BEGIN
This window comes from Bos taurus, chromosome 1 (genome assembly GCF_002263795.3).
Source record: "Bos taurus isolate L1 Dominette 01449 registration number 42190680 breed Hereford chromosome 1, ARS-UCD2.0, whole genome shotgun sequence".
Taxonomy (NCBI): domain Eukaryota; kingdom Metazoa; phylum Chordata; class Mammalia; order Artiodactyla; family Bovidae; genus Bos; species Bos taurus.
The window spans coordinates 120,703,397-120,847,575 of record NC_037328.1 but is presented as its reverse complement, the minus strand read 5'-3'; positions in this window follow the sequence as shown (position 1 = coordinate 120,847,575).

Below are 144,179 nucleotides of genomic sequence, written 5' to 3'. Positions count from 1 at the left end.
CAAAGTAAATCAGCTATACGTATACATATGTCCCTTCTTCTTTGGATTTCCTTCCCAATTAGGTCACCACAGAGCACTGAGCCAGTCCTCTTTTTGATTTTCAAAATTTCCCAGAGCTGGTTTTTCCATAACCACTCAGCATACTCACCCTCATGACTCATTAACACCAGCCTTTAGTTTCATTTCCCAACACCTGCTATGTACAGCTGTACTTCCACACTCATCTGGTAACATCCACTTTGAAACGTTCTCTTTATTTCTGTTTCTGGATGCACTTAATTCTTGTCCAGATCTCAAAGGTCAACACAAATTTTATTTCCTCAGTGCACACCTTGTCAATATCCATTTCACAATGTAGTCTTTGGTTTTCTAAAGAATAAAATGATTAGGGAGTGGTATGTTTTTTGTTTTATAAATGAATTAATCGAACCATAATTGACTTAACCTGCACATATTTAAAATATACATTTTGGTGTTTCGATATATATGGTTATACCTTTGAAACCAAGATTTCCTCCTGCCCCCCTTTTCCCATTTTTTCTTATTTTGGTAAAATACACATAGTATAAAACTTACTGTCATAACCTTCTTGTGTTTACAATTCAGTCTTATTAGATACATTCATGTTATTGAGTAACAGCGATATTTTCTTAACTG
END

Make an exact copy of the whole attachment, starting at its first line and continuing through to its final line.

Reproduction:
This window comes from Bos taurus, chromosome 1 (genome assembly GCF_002263795.3).
Source record: "Bos taurus isolate L1 Dominette 01449 registration number 42190680 breed Hereford chromosome 1, ARS-UCD2.0, whole genome shotgun sequence".
Taxonomy (NCBI): domain Eukaryota; kingdom Metazoa; phylum Chordata; class Mammalia; order Artiodactyla; family Bovidae; genus Bos; species Bos taurus.
The window spans coordinates 120,703,397-120,847,575 of record NC_037328.1 but is presented as its reverse complement, the minus strand read 5'-3'; positions in this window follow the sequence as shown (position 1 = coordinate 120,847,575).

Below are 144,179 nucleotides of genomic sequence, written 5' to 3'. Positions count from 1 at the left end.
CAAAGTAAATCAGCTATACGTATACATATGTCCCTTCTTCTTTGGATTTCCTTCCCAATTAGGTCACCACAGAGCACTGAGCCAGTCCTCTTTTTGATTTTCAAAATTTCCCAGAGCTGGTTTTTCCATAACCACTCAGCATACTCACCCTCATGACTCATTAACACCAGCCTTTAGTTTCATTTCCCAACACCTGCTATGTACAGCTGTACTTCCACACTCATCTGGTAACATCCACTTTGAAACGTTCTCTTTATTTCTGTTTCTGGATGCACTTAATTCTTGTCCAGATCTCAAAGGTCAACACAAATTTTATTTCCTCAGTGCACACCTTGTCAATATCCATTTCACAATGTAGTCTTTGGTTTTCTAAAGAATAAAATGATTAGGGAGTGGTATGTTTTTTGTTTTATAAATGAATTAATCGAACCATAATTGACTTAACCTGCACATATTTAAAATATACATTTTGGTGTTTCGATATATATGGTTATACCTTTGAAACCAAGATTTCCTCCTGCCCCCCTTTTCCCATTTTTTCTTATTTTGGTAAAATACACATAGTATAAAACTTACTGTCATAACCTTCTTGTGTTTACAATTCAGTCTTATTAGATACATTCATGTTATTGAGTAACAGCGATATTTTCTTAACTG